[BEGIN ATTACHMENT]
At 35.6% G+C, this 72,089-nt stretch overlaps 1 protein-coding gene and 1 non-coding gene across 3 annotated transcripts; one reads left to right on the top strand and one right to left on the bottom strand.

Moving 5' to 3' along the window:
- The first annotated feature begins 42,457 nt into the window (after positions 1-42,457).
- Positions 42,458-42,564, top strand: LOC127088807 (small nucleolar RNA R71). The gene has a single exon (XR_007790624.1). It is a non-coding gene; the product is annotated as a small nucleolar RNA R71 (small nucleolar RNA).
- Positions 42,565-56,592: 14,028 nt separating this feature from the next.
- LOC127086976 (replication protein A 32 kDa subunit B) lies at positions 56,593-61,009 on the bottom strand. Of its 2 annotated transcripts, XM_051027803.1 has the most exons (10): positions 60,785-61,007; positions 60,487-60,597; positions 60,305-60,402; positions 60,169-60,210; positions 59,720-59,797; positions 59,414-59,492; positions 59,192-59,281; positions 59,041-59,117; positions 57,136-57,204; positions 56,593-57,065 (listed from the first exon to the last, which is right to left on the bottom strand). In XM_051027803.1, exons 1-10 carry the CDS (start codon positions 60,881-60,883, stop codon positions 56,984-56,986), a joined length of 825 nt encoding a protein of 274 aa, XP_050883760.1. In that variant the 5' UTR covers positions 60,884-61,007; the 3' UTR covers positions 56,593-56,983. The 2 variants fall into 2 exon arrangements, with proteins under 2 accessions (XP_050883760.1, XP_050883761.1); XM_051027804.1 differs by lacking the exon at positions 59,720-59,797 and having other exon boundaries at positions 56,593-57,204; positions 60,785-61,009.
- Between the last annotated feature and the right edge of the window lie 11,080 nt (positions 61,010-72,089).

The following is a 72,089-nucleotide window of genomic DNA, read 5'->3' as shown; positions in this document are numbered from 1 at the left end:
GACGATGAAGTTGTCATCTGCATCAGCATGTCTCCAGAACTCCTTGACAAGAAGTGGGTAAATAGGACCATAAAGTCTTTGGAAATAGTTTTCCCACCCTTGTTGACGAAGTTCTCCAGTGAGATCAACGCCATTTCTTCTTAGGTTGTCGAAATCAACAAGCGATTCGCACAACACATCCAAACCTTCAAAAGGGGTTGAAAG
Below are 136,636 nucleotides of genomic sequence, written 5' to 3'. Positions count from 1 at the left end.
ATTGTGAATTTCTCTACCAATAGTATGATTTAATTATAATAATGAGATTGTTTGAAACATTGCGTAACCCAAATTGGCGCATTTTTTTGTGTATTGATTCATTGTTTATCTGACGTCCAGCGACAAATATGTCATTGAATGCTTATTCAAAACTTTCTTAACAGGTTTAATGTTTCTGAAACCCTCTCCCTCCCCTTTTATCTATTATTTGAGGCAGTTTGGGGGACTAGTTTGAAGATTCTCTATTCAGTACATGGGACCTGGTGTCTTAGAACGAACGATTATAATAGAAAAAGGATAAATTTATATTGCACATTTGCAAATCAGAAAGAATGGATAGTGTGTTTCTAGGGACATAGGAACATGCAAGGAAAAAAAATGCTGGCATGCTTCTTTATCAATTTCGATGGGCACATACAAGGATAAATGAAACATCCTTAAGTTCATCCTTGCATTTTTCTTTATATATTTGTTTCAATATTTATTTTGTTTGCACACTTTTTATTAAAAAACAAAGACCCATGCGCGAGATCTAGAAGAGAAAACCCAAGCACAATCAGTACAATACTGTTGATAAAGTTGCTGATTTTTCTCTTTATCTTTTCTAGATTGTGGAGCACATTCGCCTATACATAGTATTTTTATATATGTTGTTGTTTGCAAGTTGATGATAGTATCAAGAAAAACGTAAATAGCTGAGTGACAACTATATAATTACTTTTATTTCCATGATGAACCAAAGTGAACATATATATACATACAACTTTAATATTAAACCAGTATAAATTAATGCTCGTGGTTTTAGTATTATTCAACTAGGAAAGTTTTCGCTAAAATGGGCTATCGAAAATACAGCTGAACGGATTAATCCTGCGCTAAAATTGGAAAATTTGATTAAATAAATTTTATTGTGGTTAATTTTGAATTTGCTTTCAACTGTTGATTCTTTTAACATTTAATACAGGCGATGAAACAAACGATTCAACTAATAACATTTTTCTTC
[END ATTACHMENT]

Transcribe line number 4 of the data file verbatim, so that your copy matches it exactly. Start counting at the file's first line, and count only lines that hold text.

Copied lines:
- Positions 42,458-42,564, top strand: LOC127088807 (small nucleolar RNA R71). The gene has a single exon (XR_007790624.1). It is a non-coding gene; the product is annotated as a small nucleolar RNA R71 (small nucleolar RNA).